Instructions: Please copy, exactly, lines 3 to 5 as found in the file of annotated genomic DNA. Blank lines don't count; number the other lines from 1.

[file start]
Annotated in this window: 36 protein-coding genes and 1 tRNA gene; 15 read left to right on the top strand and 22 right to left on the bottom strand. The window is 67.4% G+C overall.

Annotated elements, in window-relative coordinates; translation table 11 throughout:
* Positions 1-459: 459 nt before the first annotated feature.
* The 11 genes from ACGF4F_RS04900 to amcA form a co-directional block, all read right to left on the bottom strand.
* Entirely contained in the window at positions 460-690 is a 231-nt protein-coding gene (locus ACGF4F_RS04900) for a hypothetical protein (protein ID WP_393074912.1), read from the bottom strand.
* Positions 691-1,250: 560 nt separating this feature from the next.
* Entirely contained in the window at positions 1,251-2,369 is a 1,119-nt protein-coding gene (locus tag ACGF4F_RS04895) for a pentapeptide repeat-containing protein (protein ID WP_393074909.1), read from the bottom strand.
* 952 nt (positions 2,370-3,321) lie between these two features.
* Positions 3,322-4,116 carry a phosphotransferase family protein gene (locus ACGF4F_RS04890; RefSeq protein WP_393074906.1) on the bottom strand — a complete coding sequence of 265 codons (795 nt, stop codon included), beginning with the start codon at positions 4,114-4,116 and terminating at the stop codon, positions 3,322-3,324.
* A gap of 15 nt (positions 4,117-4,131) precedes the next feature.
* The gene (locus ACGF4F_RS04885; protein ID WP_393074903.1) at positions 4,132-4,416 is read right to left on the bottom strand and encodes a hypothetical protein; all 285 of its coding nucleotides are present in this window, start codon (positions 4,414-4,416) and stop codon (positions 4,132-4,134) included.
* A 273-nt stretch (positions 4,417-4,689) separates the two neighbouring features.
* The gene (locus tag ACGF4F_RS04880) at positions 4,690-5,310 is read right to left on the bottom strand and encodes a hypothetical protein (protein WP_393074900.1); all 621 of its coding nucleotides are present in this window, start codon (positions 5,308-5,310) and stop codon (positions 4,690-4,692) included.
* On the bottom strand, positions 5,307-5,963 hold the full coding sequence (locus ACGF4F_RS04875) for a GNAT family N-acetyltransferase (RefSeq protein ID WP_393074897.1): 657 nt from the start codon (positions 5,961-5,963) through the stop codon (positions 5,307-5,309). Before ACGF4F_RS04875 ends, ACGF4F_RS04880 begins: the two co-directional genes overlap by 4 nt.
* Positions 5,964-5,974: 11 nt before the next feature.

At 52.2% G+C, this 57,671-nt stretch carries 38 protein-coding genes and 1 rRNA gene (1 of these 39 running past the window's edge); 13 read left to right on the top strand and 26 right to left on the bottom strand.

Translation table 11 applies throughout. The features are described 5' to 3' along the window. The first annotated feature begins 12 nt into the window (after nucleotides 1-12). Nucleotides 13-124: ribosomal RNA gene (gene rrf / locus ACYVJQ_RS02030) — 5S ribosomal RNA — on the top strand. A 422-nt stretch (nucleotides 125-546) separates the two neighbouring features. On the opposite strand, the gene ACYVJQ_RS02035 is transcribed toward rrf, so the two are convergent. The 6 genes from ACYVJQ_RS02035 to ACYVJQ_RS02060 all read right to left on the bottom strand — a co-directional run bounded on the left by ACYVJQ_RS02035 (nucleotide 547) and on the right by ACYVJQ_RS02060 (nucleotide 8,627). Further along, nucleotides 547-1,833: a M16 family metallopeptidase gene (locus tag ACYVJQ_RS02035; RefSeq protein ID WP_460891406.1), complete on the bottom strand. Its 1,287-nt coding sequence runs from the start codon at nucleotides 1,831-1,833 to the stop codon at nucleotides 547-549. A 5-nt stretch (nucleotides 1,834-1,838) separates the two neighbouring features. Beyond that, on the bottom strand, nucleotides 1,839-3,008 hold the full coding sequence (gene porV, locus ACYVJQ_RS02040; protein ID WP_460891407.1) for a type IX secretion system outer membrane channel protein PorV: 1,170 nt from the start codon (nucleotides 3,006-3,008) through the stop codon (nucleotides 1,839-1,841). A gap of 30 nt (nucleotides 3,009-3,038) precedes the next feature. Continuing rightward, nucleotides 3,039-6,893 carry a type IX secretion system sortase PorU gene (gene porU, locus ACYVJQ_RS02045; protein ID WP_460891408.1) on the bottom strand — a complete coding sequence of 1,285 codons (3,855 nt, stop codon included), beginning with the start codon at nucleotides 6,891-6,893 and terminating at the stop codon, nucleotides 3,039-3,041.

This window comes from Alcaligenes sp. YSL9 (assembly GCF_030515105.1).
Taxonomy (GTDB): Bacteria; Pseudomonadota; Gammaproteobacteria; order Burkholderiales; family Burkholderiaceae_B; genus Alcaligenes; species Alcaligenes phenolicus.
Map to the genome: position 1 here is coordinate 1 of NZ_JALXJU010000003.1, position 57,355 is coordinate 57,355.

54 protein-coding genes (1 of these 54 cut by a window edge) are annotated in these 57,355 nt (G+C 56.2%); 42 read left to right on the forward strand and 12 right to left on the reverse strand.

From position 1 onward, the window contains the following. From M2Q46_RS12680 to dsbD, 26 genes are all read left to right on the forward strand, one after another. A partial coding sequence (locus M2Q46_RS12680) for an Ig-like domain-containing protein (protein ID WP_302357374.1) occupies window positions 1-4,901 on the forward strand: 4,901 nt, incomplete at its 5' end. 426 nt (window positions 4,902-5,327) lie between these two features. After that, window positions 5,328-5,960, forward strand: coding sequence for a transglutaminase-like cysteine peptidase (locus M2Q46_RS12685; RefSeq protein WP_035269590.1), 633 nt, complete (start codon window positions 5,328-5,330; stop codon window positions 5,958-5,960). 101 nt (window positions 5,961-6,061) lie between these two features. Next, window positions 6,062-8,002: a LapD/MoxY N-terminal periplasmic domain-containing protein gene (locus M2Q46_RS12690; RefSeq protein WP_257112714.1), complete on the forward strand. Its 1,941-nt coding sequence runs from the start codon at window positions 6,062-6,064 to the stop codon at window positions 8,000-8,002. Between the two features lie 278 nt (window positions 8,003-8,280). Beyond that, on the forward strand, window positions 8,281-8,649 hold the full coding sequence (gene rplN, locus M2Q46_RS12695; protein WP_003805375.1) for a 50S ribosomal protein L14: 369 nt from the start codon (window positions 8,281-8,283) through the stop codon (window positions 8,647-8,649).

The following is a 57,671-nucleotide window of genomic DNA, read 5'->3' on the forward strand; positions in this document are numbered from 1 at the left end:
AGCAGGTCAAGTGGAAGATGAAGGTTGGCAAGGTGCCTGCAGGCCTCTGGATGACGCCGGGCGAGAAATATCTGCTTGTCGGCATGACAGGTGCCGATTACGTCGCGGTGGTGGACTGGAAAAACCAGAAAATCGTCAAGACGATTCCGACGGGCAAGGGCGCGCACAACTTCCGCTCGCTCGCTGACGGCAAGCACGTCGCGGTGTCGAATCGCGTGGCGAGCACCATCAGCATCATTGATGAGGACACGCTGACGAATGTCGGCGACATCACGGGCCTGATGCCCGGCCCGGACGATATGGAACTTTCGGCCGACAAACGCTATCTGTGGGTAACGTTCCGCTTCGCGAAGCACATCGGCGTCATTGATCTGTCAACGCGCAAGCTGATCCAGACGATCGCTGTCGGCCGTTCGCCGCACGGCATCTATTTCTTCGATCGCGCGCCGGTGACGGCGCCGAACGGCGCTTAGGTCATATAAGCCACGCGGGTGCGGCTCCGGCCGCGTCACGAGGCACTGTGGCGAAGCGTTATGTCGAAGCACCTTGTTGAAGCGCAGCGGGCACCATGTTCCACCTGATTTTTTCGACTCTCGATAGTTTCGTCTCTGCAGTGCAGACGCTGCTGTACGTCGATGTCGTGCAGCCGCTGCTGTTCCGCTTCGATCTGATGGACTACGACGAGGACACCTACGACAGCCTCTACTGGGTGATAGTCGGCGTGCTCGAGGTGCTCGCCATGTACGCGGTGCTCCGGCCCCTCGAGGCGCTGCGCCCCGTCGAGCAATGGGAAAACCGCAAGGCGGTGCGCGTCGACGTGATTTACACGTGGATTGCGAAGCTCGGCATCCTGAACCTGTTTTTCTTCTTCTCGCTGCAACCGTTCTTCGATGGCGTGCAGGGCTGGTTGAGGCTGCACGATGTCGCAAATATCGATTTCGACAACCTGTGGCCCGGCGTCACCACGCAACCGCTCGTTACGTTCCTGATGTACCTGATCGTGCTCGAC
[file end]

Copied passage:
* Positions 1-459: 459 nt before the first annotated feature.
* The 11 genes from ACGF4F_RS04900 to amcA form a co-directional block, all read right to left on the bottom strand.
* Entirely contained in the window at positions 460-690 is a 231-nt protein-coding gene (locus ACGF4F_RS04900) for a hypothetical protein (protein ID WP_393074912.1), read from the bottom strand.